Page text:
In April 2007, the Canadian government announced its Turning the Corner strategy, setting its greenhouse gas reduction target to 20 per cent below 2006 levels by the year 2020, much less ambitious than its Kyoto target of a six per cent reduction below 1990 levels by the end of 2012. "While other industrialized countries actively work to reduce greenhouse gas emissions and fight climate change, our government has offered pollution holidays for emitters for decades to come," charged Beatrice Olivastri of Friends of the Earth Canada. "This government has broken the law," she said, "and, as Canadian citizens, we have both a moral and legal imperative to insist on enforcement of our own laws on climate action."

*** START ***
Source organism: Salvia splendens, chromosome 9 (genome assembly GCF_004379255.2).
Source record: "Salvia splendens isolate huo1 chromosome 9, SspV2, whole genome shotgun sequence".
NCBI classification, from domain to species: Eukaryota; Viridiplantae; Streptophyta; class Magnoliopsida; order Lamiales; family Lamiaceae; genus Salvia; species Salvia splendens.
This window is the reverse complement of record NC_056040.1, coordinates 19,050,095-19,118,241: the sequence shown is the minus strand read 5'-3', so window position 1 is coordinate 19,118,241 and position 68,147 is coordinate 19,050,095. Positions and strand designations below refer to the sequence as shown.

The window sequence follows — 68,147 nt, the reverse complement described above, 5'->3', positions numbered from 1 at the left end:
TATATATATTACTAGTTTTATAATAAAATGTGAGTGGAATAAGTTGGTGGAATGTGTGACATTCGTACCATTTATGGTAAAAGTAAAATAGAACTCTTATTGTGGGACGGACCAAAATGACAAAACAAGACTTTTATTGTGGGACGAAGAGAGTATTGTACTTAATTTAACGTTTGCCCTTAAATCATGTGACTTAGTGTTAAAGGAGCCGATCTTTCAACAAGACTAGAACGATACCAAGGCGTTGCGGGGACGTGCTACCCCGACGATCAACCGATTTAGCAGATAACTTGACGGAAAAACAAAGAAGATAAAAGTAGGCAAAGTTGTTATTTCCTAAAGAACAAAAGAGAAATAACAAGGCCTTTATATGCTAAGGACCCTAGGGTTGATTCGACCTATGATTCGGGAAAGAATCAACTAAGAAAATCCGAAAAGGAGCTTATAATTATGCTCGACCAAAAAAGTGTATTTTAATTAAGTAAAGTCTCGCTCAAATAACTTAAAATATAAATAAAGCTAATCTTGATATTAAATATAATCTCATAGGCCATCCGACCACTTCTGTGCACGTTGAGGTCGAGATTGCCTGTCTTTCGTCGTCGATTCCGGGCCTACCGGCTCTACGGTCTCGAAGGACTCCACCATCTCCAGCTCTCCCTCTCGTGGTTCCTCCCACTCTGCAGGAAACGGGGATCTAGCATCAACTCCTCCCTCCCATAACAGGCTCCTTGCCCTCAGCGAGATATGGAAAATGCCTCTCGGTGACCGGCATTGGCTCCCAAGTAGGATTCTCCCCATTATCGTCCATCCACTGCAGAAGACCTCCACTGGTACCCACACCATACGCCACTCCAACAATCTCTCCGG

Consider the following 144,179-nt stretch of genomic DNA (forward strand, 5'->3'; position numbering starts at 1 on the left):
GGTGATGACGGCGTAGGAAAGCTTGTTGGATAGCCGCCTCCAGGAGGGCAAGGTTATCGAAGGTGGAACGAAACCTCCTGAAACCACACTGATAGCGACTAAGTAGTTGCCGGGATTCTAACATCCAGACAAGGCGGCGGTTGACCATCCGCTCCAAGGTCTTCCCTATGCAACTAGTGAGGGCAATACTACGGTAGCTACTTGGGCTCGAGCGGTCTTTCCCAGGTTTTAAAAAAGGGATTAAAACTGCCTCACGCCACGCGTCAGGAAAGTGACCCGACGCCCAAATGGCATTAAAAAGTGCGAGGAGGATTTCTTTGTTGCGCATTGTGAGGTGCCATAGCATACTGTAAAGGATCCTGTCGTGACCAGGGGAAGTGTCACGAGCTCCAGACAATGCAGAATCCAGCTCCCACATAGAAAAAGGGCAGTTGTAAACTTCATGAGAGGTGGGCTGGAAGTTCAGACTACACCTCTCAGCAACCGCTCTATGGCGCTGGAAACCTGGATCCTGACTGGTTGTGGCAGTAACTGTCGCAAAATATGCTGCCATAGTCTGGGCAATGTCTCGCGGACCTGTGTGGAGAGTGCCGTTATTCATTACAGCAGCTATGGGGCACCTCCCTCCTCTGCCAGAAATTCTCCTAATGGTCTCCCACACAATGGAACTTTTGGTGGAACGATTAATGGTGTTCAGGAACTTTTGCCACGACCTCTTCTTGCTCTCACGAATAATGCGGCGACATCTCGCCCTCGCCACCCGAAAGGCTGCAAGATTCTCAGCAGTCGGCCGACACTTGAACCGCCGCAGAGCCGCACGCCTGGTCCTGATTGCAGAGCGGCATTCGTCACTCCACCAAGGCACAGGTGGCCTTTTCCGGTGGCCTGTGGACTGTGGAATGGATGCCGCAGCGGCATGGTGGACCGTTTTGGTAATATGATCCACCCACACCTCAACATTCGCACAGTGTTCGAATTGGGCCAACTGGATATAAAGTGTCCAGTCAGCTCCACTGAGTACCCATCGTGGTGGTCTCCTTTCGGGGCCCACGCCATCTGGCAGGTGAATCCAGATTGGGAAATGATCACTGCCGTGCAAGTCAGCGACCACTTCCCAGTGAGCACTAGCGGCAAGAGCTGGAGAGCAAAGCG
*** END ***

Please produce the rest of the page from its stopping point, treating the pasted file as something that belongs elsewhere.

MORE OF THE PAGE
António Guterres, United Nations High Commissioner for Refugees, has warned that climate change is forcing greater numbers of people to flee their homes as resources become increasingly scarce. "We are now faced with a complex mix of global challenges that could threaten even more forced displacement in the future," he said. "They range from multiple new conflict-related emergencies in world hotspots to bad governance, climate-induced environmental degradation that increases competition for scarce resources, and extreme price hikes that have hit the poor the hardest and are generating instability in many places."